Published on October 7th, 2012 | by Charu Suri
10 The Beautiful Changing Culture of Jordan’s Women
“Be careful,” around half a dozen people told me before I embarked on my Jordan adventure. There I was, six months pregnant, visiting a country in the Middle East.
Loving statements freely given, I thought, and the well-wishers certainly meant no harm. They might as well be throwing rice at a wedding, wishing me luck, as though I was visiting some dangerous place for my honeymoon (to be perfectly honest, driving New Jersey’s Garden State Parkway seems far more dangerous).
A part of me felt excited but slightly apprehensive at visiting Jordan. Before visiting, I had read about Muslim’s various Status Laws, which are based on Sharia (the moral and religious code of Islam). Consider this:
- All single women (whether they are divorced, widowed or not married) under the age of 40 are considered legal minors, and have a male guardian;
- While marriage is completely universal, Muslim law permits Jordanian men to have as many as four wives;
- Women cannot marry for the first time without the consent of their male guardian;
- Men have the rights to sole legal custody of children.
While not a feminist by any stretch of the imagination, my heart sank after reading these stringent rules, and I hoped against hope that my brush with the country was not going to be similar to anything that Maureen Dowd had experienced and written about in her petrifying Vanity Fair essay, “A Girl’s Guide to Saudi Arabia.” I certainly did not know what the men would think of me, timid rebel adventurer who was touring with her unborn child, and without her husband.
But to think that whatever Ms. Dowd wrote about Saudia Arabia and women also applies to Jordan would be very misguided.
Pretty Woman: A lady in Jerash
Two young ladies I met while exploring the ancient ruins at Jerash
Often referred to as the “Switzerland of the Middle East,” Jordan has a peace loving people with a genuine desire to make every visitor feel extremely welcome and comfortable in their country. Everywhere I went, the sense of hospitality and kindness was palpable. And in my condition, their courtesy was even more obvious. Every hotel I went to, the men went out of their way to make sure I was comfortable: they helped me with luggage; they insisted on carrying my bags, even my camera. I remembered a subway ride I had taken in New York City, where I was forced to stand for 15 minutes next to a well-dressed gentleman who didn’t even bat an eyelid or stand up to offer me his seat.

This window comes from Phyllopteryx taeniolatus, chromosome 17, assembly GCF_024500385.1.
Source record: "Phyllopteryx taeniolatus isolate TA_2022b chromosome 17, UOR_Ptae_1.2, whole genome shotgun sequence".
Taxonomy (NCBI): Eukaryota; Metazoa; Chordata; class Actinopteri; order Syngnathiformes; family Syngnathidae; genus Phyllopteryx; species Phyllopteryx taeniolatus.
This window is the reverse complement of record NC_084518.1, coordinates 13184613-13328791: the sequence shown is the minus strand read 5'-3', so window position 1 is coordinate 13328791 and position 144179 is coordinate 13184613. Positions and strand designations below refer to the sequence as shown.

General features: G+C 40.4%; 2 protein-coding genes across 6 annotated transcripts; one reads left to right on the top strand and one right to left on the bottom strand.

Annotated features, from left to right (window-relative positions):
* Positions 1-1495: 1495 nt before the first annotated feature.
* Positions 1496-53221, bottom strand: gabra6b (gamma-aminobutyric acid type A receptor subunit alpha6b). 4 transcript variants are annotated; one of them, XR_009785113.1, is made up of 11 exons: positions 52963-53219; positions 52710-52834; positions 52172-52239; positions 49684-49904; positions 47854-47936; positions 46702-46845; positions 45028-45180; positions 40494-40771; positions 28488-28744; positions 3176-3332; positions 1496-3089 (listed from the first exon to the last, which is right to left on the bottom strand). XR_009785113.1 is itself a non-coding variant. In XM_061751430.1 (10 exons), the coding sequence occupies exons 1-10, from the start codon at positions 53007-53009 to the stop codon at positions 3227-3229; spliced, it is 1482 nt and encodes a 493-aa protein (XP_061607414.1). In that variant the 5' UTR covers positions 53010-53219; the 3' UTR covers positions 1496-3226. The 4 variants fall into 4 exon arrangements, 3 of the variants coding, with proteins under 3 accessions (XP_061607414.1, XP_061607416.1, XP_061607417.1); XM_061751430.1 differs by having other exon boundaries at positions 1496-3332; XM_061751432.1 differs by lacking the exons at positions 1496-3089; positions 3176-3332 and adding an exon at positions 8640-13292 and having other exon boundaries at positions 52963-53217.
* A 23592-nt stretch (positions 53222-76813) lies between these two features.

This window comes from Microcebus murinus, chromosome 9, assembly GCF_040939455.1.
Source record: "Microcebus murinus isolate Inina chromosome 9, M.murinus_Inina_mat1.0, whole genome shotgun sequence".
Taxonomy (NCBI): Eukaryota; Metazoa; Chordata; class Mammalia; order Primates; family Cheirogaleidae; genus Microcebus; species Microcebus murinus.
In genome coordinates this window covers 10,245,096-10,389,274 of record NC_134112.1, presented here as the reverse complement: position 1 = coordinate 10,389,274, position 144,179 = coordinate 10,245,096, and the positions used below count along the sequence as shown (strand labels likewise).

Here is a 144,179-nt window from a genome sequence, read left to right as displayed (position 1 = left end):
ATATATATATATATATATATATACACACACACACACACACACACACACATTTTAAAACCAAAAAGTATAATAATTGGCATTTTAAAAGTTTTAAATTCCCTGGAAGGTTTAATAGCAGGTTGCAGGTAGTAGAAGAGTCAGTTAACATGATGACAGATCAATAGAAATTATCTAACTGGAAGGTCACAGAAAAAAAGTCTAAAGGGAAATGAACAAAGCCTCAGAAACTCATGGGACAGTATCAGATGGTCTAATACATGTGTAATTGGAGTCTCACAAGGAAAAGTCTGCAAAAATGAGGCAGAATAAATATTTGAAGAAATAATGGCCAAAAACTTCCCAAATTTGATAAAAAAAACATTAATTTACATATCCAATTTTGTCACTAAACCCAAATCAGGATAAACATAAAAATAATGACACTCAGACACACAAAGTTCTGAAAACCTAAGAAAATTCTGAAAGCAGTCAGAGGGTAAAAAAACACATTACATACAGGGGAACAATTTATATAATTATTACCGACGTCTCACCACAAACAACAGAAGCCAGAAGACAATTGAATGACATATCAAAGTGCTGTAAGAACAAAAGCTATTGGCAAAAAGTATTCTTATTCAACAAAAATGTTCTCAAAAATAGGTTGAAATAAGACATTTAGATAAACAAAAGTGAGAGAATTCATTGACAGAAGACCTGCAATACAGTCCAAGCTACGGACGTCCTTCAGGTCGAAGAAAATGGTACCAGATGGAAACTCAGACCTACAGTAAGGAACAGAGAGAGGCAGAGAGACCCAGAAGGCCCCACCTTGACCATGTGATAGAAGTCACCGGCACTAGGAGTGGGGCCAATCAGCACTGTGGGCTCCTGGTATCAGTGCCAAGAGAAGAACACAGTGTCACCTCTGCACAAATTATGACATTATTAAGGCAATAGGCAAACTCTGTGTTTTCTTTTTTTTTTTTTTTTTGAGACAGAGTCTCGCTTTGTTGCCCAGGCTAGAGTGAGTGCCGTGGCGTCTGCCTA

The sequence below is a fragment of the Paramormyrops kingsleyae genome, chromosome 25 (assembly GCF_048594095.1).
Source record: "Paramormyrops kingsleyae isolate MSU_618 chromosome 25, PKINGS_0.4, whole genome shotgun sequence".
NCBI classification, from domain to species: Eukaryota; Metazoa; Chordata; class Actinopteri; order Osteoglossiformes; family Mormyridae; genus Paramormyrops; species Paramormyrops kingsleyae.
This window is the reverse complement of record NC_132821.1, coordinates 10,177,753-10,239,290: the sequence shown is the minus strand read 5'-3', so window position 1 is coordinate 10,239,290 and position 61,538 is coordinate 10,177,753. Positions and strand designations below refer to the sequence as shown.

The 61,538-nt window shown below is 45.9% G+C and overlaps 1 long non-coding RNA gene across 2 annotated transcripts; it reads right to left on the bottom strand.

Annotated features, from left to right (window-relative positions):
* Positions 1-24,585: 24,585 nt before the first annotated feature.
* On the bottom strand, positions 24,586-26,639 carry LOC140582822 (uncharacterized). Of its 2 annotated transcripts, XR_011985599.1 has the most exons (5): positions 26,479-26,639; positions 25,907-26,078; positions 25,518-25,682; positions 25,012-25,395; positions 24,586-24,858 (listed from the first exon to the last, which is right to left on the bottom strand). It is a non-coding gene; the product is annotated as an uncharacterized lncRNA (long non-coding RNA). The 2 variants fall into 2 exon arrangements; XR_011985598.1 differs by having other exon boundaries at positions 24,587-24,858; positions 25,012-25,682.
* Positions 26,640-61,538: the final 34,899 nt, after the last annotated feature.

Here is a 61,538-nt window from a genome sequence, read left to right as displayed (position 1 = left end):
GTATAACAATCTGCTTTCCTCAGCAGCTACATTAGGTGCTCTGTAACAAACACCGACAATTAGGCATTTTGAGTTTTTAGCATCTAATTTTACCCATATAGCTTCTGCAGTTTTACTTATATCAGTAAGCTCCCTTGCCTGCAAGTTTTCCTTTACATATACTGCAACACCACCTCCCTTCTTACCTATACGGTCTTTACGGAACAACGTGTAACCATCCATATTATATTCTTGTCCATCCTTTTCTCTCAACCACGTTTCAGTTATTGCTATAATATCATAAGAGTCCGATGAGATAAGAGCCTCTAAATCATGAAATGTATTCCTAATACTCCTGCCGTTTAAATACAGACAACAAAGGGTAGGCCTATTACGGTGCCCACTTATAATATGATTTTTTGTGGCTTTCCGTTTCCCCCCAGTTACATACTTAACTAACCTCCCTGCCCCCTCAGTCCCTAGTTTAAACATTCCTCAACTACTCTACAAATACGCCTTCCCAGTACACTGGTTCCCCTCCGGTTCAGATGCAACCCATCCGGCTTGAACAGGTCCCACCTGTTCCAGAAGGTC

Jordan is a country that could have written the entire Emily Post book from scratch.
Here I was, off season in the middle of the world, having flown in from a country that prided itself on liberty, Constitutional freedom, and a culture that emphasizes individuality above everything else. We’ve come to take so much for granted like the freedom to marry, right to free speech, the right to travel anywhere, as though they were mints on a hotel pillow or shampoo easily purchased from the drugstore aisle.
Jordan’s cultural landscape is rapidly changing, especially with respect to its women. The Jordanian women I saw and spoke to seemed to have freedom of expression and even freedom of dress. Young women were walking in Jerash without abayas (the loose, robe-like typically black over-garment that is robe-like covering the body), as cheerful as kids on Spring Break. Many were clad in jeans and a cotton tunic, even smoking water pipes in open spaces. There were young girls who couldn’t have been more than twelve years old, shouting their fierce loyalty for King Abdullah II bin Al-Hussein with no one to edit them.
Haneen Saleh, who works at Jordan’s only eco-lodge in Feynan, has also observed a welcome change in the cultural landscape. Women are now seen on the streets as traffic police officers, a much more different spectacle than a few years ago. Feynan Ecolodge also employs women, which represents a marked shift in the Bedouin community. The lodge has five women working in the leather and candle workshops and the sole bread provider to the lodge, Um Khalid, is a Bedouin woman who makes the bread in the comfort of her tent, which is a culturally sensitive way in which she can contribute to her family.
A security officer at the Visitors’ Center in Madaba, with a proper uniform and badges
In Madaba, the city of mosaics, I encountered a passionate young woman who worked as a security officer at the Visitors’ Center. She said she loved being a woman in Jordan, and had no desire to live anywhere else. And unlike some other Middle Eastern countries, there are no restrictions on where Jordanian women can sit in public places: there are no reserved seats or curtained off areas in major metropolitan areas.
The statistics are also heart-warming: the Ministry of Higher Education and Scientific Research estimates that the number of female students enrolled in 2009-2010 was 17,409, an increase of 10% from the 2005-2006 figures. The Kingdom is also actively promoting and encouraging women to enroll in the community colleges, in order to match the country’s educational system with labor market requirements.
This is the direction in which the Kingdom wants to go, and it is in this sense that the news is welcoming. Too often, we try to fit a conservative square peg in a progressive round hole: change is often beneficial when it suits the mindset and outlook of a country, and is in keeping with its vision.
To impose Western norms on a country simply because we wish to Westernize it doesn’t make sense. And it is in this sense that the cultural shift to emancipate Jordan’s women is a truly beautiful thing, because it is what the Kingdom wants, and what the Jordanian women welcome.
As for me, I still look in the rear view mirror twice, especially while driving on New Jersey’s Garden State Parkway.